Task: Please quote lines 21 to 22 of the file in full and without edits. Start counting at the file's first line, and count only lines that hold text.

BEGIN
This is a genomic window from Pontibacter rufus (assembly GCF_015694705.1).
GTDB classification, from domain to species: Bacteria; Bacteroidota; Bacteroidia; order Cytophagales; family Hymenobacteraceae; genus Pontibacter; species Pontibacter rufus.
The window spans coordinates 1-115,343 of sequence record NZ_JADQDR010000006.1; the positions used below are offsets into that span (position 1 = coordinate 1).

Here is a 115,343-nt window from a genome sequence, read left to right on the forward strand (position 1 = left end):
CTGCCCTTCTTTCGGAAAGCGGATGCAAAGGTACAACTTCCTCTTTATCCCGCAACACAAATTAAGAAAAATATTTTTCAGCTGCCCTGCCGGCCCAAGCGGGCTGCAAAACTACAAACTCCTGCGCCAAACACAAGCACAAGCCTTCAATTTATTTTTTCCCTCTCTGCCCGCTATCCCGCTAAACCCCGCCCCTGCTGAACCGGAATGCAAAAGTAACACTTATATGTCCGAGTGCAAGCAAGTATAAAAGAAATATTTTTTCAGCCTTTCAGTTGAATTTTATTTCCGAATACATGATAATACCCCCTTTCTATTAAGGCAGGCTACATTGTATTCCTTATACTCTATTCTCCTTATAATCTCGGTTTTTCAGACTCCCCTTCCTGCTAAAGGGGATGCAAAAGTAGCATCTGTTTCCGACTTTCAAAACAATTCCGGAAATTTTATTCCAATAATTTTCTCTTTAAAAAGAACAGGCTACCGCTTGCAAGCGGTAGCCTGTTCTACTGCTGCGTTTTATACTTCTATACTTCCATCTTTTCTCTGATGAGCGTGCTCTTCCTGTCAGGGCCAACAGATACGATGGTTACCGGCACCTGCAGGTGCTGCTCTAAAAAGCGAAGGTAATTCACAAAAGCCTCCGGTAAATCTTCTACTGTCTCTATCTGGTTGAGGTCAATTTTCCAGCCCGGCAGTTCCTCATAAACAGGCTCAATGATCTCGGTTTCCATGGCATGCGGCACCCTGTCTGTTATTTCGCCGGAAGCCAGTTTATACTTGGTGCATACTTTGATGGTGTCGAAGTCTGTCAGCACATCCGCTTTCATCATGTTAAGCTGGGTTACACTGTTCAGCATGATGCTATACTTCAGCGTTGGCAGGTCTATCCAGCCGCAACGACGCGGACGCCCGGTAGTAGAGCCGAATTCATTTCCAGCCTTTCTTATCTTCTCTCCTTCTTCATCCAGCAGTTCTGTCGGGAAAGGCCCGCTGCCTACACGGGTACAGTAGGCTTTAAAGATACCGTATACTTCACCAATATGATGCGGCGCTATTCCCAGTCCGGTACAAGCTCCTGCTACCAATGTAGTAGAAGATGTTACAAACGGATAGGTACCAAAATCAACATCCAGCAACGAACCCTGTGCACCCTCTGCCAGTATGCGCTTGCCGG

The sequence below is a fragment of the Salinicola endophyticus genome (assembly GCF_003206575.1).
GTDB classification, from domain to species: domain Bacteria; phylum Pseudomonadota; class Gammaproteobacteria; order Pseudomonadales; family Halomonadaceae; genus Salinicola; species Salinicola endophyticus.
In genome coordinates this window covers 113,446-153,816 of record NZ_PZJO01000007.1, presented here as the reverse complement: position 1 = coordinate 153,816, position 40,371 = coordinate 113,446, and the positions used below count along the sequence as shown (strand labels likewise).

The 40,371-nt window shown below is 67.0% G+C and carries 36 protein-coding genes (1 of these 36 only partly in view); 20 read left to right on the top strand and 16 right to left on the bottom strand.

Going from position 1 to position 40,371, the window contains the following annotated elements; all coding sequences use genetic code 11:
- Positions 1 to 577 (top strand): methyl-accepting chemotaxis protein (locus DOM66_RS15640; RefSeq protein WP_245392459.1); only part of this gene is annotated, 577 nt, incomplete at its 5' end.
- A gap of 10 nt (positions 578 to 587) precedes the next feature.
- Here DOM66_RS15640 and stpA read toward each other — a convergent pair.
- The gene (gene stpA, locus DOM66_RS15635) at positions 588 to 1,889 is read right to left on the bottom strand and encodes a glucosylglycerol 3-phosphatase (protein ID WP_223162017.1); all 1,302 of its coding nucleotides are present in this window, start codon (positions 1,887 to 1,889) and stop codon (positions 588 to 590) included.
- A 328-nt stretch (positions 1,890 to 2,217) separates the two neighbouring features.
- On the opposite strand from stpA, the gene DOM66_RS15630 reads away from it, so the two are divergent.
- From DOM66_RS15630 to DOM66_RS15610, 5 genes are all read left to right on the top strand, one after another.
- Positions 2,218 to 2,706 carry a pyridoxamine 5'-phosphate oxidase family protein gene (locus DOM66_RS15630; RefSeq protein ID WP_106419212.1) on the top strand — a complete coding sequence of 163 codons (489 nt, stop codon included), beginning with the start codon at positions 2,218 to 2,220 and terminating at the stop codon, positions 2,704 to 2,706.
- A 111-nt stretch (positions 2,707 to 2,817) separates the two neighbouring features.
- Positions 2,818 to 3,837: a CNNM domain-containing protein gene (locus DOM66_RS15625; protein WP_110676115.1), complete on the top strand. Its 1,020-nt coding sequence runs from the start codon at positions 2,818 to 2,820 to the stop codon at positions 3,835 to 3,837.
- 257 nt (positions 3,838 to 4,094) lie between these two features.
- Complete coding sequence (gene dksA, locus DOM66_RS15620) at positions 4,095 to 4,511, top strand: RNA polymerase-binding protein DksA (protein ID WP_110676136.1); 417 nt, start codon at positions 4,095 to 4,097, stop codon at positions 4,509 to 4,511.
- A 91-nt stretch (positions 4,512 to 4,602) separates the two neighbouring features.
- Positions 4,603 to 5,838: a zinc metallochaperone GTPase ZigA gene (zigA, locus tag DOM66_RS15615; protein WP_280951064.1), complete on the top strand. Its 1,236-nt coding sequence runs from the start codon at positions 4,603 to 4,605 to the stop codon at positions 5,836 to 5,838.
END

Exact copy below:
- 257 nt (positions 3,838 to 4,094) lie between these two features.
- Complete coding sequence (gene dksA, locus DOM66_RS15620) at positions 4,095 to 4,511, top strand: RNA polymerase-binding protein DksA (protein ID WP_110676136.1); 417 nt, start codon at positions 4,095 to 4,097, stop codon at positions 4,509 to 4,511.